Deciding to apply for bankruptcy is a significant decision. Bankruptcy can free a person from financial struggles and grant them the ability to clean their slate. The decision to apply for bankruptcy is a big decision, but it is not the only one someone needs to decide.
Chapter 7 and Chapter 13 bankruptcy are both bankruptcy options with very different outcomes when it comes to debt discharge. Filing for bankruptcy is more common than people expect. The year after a job loss, a household is two and a half times more likely to go bankrupt. When someone needs to choose between bankruptcies, they need to know what they are choosing.
Chapter 7 bankruptcy might be what most people think about when they imagine going bankrupt, mostly. People commonly imagine bankruptcy as losing everything, but that is not the actual truth. Chapter 7 bankruptcy discharges the unsecured debt, but first, the applicant will have to sell any non-essential assets, like a second home, heirlooms, and collectibles. While an applicant does need to sell some things, they certainly do not lose everything. The money from the sale goes towards the debt, and bankruptcy discharges the remaining debt.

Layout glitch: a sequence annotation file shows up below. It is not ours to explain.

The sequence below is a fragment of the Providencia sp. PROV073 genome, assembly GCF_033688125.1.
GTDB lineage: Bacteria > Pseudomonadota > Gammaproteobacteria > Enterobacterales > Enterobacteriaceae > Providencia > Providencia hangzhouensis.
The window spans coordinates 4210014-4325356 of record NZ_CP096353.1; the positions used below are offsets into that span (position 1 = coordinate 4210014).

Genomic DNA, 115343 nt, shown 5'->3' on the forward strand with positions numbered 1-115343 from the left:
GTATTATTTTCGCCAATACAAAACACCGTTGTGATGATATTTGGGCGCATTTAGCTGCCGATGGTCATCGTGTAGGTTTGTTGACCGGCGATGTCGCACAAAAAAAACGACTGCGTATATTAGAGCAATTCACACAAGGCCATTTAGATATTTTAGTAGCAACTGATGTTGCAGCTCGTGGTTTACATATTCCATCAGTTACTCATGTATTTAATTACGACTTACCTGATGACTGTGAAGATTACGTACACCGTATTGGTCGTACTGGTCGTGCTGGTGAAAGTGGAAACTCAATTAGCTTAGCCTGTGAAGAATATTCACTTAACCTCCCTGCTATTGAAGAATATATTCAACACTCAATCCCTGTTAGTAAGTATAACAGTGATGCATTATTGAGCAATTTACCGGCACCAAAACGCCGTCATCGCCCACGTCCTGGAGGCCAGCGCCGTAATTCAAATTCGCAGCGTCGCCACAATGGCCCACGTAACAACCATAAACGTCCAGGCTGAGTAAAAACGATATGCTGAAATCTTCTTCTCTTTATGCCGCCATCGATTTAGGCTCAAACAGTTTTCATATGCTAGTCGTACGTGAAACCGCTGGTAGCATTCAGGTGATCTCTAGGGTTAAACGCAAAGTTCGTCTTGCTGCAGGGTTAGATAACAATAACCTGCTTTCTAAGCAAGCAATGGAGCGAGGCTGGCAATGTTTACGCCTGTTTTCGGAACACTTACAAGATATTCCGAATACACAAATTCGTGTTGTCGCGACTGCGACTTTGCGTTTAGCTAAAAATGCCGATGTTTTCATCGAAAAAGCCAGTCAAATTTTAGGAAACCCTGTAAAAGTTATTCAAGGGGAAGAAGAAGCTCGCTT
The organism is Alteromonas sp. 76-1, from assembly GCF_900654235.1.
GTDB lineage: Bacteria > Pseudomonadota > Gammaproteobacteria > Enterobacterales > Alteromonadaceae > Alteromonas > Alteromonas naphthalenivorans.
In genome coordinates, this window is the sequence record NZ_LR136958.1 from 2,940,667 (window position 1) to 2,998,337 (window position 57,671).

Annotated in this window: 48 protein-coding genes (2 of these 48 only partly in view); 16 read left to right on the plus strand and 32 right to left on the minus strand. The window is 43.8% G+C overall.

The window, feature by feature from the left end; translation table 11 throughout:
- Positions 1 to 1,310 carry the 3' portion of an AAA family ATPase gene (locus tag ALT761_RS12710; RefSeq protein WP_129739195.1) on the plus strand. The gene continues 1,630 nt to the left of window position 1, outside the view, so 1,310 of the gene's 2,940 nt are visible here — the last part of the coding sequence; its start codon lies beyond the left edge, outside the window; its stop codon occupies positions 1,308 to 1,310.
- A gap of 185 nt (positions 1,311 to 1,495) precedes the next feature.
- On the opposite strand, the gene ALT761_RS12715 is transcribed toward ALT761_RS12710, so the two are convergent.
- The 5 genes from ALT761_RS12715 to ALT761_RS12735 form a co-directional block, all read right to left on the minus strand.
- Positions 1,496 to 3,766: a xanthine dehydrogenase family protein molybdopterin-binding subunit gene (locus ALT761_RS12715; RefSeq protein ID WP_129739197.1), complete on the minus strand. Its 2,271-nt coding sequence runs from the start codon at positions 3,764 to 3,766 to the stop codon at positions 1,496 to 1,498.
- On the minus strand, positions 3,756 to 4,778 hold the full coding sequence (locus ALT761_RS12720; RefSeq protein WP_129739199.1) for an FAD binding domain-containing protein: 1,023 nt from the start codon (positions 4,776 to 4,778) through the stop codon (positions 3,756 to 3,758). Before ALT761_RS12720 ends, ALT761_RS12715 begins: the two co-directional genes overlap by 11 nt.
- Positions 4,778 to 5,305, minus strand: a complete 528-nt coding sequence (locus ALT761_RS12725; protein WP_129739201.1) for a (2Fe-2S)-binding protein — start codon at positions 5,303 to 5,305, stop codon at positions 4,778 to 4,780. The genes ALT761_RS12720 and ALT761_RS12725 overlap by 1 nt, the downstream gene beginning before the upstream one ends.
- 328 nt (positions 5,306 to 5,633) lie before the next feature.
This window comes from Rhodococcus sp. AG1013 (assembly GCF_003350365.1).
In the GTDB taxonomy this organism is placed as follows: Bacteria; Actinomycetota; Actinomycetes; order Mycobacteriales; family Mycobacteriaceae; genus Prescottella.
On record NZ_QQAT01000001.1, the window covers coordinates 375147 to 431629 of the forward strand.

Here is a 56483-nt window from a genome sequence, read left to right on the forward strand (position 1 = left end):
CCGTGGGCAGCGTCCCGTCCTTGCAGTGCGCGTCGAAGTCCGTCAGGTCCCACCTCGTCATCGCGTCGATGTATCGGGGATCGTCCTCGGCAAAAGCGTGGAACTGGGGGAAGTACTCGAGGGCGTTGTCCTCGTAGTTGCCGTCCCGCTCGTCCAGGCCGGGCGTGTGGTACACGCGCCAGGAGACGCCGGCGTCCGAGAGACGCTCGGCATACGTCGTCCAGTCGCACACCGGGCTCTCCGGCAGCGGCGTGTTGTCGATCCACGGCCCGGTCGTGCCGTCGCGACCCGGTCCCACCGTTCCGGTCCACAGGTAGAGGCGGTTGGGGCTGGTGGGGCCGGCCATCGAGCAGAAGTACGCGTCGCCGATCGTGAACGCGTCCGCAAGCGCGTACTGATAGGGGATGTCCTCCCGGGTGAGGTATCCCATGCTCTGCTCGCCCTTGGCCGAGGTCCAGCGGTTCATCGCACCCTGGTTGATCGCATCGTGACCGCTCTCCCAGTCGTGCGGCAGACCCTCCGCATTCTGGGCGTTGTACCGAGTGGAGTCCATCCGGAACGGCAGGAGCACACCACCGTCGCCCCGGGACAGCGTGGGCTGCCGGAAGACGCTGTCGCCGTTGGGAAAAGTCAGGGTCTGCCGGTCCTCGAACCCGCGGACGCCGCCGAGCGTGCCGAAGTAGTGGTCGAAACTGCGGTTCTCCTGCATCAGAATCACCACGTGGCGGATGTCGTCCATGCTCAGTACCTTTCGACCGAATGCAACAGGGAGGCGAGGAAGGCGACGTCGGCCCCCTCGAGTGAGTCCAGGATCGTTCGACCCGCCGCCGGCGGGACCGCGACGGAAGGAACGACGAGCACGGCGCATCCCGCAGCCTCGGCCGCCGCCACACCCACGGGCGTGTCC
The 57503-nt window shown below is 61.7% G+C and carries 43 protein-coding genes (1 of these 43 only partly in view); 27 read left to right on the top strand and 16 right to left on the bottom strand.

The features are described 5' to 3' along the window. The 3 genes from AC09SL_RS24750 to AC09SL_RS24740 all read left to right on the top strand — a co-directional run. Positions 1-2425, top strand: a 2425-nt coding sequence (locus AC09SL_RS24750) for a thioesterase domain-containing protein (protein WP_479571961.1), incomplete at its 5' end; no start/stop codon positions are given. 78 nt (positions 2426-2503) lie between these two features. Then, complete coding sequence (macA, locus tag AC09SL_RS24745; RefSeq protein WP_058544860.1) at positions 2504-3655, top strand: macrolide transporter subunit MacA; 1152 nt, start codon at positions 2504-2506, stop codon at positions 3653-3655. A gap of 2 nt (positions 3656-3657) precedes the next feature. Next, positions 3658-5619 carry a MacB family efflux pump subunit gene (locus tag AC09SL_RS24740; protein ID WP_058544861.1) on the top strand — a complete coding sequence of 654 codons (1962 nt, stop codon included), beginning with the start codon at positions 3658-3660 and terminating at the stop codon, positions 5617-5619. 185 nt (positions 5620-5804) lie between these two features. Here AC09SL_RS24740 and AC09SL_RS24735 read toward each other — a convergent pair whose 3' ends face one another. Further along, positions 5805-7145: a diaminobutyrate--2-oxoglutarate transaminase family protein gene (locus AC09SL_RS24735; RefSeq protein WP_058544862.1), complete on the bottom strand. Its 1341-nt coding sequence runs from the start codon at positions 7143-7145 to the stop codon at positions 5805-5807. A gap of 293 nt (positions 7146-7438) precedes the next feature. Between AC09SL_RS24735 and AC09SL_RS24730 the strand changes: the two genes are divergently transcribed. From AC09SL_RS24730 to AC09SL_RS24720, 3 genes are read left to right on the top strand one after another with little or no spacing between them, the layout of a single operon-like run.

Unlike Chapter 7 bankruptcy, this option does not require any sale of personal assets. Instead, Chapter 13 restructures the applicant’s debt. It organizes the unsecured debt into as few payments as possible and puts them on a payment plan that lasts between three and five years. After the debtor makes all of these new monthly payments, Chapter 13 bankruptcy will discharge the remaining debt.
Consider your options
Bankruptcy can offer someone a quick way to eliminate overwhelming financial debt in exchange for financial freedom, or it can allow someone to take control over their debt, pay a fair share of it, and eliminate the rest. Some options are more suited for certain applicants, so if you are looking to begin pursuing bankruptcy, consult with an experienced bankruptcy attorney today.